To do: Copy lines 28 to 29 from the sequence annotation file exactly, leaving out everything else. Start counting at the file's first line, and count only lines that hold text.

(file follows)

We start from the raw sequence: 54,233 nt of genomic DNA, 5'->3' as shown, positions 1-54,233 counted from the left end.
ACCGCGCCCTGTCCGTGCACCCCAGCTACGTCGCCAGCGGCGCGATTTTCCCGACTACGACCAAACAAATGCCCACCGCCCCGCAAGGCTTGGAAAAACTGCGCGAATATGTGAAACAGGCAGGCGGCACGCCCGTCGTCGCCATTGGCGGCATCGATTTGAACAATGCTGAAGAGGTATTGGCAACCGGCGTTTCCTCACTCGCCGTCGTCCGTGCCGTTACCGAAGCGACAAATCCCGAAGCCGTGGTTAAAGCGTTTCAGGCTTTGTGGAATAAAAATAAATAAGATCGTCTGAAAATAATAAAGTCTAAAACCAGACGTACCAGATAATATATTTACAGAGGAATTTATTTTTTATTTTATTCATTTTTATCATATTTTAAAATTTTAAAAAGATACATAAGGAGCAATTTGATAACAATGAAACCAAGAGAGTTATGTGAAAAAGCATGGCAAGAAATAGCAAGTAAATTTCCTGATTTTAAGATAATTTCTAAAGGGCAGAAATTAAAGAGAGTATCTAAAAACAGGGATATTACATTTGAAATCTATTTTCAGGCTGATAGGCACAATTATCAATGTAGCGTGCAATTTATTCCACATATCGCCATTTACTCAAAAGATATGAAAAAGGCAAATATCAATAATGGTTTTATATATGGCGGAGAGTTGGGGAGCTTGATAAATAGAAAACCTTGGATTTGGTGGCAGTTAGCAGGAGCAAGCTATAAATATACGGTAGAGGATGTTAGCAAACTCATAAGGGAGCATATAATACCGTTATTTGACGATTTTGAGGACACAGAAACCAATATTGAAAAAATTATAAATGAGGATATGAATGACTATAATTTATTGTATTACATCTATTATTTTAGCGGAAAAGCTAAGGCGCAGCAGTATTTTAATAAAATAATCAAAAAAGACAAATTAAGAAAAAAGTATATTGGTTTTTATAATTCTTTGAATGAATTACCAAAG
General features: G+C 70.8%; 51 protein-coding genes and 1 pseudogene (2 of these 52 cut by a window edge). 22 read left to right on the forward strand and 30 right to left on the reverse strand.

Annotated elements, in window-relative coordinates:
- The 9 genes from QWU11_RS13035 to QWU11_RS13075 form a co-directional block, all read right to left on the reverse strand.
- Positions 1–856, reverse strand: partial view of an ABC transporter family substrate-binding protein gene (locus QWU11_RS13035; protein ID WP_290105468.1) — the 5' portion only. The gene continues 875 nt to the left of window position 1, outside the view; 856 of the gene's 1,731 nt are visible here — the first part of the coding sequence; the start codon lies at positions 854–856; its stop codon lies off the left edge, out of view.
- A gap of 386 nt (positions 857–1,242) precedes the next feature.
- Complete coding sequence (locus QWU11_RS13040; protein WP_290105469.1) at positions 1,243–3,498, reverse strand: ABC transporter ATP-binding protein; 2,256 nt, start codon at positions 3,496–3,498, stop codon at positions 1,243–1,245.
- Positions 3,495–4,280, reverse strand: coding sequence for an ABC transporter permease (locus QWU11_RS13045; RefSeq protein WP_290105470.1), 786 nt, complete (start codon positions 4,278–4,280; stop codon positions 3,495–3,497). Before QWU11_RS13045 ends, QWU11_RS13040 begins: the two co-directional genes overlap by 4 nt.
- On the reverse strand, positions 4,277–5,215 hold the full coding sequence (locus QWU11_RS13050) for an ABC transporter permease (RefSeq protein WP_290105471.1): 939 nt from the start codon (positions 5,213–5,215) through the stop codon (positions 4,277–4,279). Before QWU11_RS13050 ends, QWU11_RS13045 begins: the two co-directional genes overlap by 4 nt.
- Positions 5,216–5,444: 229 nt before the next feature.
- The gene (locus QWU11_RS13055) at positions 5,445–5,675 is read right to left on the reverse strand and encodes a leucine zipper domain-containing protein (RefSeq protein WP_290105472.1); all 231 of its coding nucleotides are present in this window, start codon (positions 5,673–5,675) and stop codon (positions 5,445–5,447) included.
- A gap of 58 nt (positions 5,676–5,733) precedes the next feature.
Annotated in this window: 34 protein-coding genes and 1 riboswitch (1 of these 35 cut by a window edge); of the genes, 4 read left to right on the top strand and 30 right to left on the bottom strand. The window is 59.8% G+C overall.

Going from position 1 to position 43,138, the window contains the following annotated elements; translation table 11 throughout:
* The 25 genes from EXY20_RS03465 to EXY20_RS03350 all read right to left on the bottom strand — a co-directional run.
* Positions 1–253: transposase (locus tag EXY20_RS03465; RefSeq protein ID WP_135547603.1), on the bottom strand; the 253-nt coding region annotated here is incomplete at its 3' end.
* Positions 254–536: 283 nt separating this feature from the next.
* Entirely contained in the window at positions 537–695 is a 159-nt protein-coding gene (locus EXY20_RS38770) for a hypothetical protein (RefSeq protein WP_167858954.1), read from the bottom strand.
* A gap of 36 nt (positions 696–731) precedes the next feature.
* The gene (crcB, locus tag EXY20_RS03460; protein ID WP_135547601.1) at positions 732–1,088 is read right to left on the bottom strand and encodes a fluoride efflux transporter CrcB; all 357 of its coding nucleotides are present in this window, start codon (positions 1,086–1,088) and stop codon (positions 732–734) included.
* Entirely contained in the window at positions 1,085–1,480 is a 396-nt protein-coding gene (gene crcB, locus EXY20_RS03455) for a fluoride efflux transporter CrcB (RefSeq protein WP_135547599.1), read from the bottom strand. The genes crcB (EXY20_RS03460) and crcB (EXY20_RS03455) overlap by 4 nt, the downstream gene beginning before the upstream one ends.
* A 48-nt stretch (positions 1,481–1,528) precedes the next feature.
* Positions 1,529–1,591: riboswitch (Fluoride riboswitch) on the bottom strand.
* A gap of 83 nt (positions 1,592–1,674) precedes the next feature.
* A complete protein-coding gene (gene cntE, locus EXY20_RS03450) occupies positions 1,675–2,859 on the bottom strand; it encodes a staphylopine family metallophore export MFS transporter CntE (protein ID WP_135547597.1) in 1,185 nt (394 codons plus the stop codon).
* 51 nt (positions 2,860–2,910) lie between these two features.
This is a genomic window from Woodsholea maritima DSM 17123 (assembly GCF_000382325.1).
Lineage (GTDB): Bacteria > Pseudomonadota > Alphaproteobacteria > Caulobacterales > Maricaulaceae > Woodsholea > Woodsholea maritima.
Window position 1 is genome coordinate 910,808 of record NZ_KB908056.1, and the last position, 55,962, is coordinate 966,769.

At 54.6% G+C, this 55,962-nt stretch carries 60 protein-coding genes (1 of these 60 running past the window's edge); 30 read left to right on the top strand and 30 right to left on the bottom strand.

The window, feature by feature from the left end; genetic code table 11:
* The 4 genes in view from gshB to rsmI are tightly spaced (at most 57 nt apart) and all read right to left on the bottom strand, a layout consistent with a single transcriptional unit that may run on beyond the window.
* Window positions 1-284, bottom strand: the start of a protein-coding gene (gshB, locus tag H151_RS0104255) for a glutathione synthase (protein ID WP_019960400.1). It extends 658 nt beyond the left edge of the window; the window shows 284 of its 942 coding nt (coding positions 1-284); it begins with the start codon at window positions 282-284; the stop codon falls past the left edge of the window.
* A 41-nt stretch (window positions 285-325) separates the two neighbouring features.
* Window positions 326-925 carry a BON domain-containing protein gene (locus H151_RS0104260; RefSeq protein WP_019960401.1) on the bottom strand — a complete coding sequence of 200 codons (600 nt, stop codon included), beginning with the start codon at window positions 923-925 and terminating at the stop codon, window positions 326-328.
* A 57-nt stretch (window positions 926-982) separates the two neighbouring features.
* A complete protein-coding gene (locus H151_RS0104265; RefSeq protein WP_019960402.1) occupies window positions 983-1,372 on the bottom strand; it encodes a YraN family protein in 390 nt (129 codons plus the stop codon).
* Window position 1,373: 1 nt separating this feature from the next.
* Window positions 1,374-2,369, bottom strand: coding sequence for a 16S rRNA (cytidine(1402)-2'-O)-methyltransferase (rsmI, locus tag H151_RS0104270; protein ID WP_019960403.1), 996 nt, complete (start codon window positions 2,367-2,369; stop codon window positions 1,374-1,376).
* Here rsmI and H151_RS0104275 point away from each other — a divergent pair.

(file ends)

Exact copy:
This is a genomic window from Woodsholea maritima DSM 17123 (assembly GCF_000382325.1).
Lineage (GTDB): Bacteria > Pseudomonadota > Alphaproteobacteria > Caulobacterales > Maricaulaceae > Woodsholea > Woodsholea maritima.